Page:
Today’s Trump Apocalypse Watch: Generalized dishonesty edition.

Today’s Trump Apocalypse Watch: If He Wins This, Blame the Phonies

Today’s Trump Apocalypse Watch: If He Wins This, Blame the Phonies

The Slatest
Your News Companion
Nov. 4 2016 6:42 PM

Today’s Trump Apocalypse Watch: If He Wins This, Blame the Phonies

 

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Donald Trump in Atkinson, New Hampshire, on Friday.

Chip Somodevilla/Getty Images

The Trump Apocalypse Watch is a subjective daily estimate, using a scale of one to four horsemen, of how likely it is that Donald Trump will be elected president, thus triggering an apocalypse in which we all die.

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An irony that has been noted today by such keen observers as Jonathan Chait and myself is that some of Donald Trump's top allies (Chris Christie, Rudy Giuliani) are being implicated in major breaches of public trust just as Trump's campaign to portray Crooked Hillary Clinton as the emblem of the foulest political corruption is at its most successful.

On an empirical level, Trump's claim to represent the cause of integrity and opposition to "politics as usual" is absurd. In addition to associating with extremely typical politicians such as Christie and Giuliani, he lies constantly and engages in sleazy politics-as-usual tactics of multiple varieties. But on a stylistic level, it makes sense. Trump lies—and often does so incoherently—but he doesn't do it via carefully pre-written paragraphs of weasel words. He changes positions whenever it benefits him, but does it without coming across as a transparently calculating tightrope walker balancing between competing interest groups. He blasts his allies as readily as his enemies. He's spontaneous. It isn't that hard to see why he would appeal to people who otherwise find political discourse off-putting or boring.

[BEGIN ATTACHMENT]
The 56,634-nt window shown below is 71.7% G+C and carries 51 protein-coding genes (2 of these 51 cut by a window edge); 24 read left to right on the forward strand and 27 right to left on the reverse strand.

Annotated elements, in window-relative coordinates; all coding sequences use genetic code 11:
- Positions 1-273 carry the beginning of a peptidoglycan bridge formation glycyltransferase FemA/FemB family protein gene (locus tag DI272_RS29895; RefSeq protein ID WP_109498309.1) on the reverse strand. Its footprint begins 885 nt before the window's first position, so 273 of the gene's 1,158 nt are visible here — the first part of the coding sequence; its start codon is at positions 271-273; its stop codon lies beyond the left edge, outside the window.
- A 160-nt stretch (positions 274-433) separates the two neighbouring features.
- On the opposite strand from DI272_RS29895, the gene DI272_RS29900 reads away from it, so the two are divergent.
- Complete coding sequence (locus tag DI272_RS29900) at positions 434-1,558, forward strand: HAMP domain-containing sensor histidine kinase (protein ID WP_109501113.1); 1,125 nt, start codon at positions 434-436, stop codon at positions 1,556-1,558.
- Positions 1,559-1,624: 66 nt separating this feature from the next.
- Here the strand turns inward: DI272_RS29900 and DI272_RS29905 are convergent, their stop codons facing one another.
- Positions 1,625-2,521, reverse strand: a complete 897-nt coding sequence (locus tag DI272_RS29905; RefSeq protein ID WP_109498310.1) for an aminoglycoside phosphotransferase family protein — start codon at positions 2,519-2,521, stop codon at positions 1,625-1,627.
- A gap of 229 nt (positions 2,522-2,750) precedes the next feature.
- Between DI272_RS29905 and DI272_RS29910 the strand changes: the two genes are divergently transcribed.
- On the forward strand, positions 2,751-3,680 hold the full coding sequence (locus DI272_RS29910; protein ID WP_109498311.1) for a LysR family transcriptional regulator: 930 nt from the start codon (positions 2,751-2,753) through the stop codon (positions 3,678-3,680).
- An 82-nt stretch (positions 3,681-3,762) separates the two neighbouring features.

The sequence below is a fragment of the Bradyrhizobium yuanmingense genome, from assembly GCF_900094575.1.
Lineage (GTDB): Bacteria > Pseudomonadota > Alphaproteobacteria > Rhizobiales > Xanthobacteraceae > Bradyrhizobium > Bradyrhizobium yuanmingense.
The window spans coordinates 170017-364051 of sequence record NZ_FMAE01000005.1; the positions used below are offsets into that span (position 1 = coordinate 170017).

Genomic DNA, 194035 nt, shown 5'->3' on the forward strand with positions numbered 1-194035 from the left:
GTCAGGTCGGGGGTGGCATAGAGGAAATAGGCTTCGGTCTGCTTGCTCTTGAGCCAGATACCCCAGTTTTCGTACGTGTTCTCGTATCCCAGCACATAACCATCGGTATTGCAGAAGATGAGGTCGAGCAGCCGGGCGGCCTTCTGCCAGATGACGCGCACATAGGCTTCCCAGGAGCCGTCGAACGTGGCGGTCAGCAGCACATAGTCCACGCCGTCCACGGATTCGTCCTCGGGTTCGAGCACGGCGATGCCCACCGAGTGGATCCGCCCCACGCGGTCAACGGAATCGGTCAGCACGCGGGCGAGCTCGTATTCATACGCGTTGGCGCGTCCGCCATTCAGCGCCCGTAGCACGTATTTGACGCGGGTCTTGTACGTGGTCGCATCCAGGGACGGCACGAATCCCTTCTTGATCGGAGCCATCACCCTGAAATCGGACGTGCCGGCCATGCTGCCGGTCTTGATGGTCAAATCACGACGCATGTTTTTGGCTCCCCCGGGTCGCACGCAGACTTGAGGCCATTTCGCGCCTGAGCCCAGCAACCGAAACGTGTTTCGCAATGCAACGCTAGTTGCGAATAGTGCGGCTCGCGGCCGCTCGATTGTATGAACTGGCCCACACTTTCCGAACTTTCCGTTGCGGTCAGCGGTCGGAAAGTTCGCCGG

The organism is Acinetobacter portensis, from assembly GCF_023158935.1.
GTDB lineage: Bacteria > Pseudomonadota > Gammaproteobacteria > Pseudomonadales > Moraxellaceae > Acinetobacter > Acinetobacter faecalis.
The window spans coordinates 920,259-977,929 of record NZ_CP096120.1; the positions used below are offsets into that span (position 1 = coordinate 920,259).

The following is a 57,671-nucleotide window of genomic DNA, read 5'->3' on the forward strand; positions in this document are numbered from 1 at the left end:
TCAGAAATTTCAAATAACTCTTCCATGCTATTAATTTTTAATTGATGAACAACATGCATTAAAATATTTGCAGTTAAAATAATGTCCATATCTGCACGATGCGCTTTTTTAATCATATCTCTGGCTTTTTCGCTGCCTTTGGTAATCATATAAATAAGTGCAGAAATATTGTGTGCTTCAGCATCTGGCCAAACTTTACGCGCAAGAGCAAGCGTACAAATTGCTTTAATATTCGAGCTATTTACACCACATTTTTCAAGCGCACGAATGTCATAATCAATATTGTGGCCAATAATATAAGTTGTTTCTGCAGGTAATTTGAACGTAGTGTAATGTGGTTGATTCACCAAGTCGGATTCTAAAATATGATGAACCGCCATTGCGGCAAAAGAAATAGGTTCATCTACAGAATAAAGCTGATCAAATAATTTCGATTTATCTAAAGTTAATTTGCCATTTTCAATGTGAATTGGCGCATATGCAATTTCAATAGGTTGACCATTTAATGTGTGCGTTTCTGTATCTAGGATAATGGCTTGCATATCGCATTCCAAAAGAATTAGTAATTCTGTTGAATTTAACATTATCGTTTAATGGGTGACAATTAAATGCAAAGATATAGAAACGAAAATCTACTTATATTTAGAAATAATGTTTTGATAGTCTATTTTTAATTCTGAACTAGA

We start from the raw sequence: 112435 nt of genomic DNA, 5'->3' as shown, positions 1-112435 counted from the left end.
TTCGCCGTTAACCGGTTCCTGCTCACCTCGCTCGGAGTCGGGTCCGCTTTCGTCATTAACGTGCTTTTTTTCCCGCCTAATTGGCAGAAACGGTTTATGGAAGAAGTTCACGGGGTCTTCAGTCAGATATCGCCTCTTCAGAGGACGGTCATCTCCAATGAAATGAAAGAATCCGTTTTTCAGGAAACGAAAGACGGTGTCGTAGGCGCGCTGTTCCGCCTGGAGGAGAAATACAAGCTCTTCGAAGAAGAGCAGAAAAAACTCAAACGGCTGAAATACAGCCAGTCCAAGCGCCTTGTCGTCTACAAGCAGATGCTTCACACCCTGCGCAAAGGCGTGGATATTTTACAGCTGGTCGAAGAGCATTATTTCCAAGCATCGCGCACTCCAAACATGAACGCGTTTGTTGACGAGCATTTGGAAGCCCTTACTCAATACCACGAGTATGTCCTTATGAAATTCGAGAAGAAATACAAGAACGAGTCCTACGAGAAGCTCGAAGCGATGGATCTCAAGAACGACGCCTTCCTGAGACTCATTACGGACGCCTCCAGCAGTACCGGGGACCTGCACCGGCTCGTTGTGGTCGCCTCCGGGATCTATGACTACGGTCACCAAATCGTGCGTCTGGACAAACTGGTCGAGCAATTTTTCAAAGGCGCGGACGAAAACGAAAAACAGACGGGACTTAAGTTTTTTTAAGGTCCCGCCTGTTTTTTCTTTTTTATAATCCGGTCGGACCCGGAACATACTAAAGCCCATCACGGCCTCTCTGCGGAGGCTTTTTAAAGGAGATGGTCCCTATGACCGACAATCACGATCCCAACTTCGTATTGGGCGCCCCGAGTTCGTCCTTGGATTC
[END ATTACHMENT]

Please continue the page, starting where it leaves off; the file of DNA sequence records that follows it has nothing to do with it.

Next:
Thus every cautious, choreographed, chickenshit politician who's gone before Trump is in some way responsible for his success—Republicans and Democrats alike. (Self-serving, deceptive spin is not something the GOP has a trademark on, although every Republican who's tied themselves in hair-splitting semantic knots trying to decide whether Trump has their "endorsement" has become a good object lesson in how not to develop a reputation for frankness and candor.) We can and no doubt will debate for years how much of Trump's electoral appeal is attributable to factors like racial animus, economic inequality, cultural alienation, and partisan polarization. But he wouldn't have been relevant in this race to begin with if he wasn't so different from everyone else in it—the proverbial moving object in the Tyrannosaurus' field of vision, a fast-galloping nightmare heading straight for us across a static field of the same old bullshit.

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Photo illustration by Slate. Photo by Getty Images, Wikimedia Commons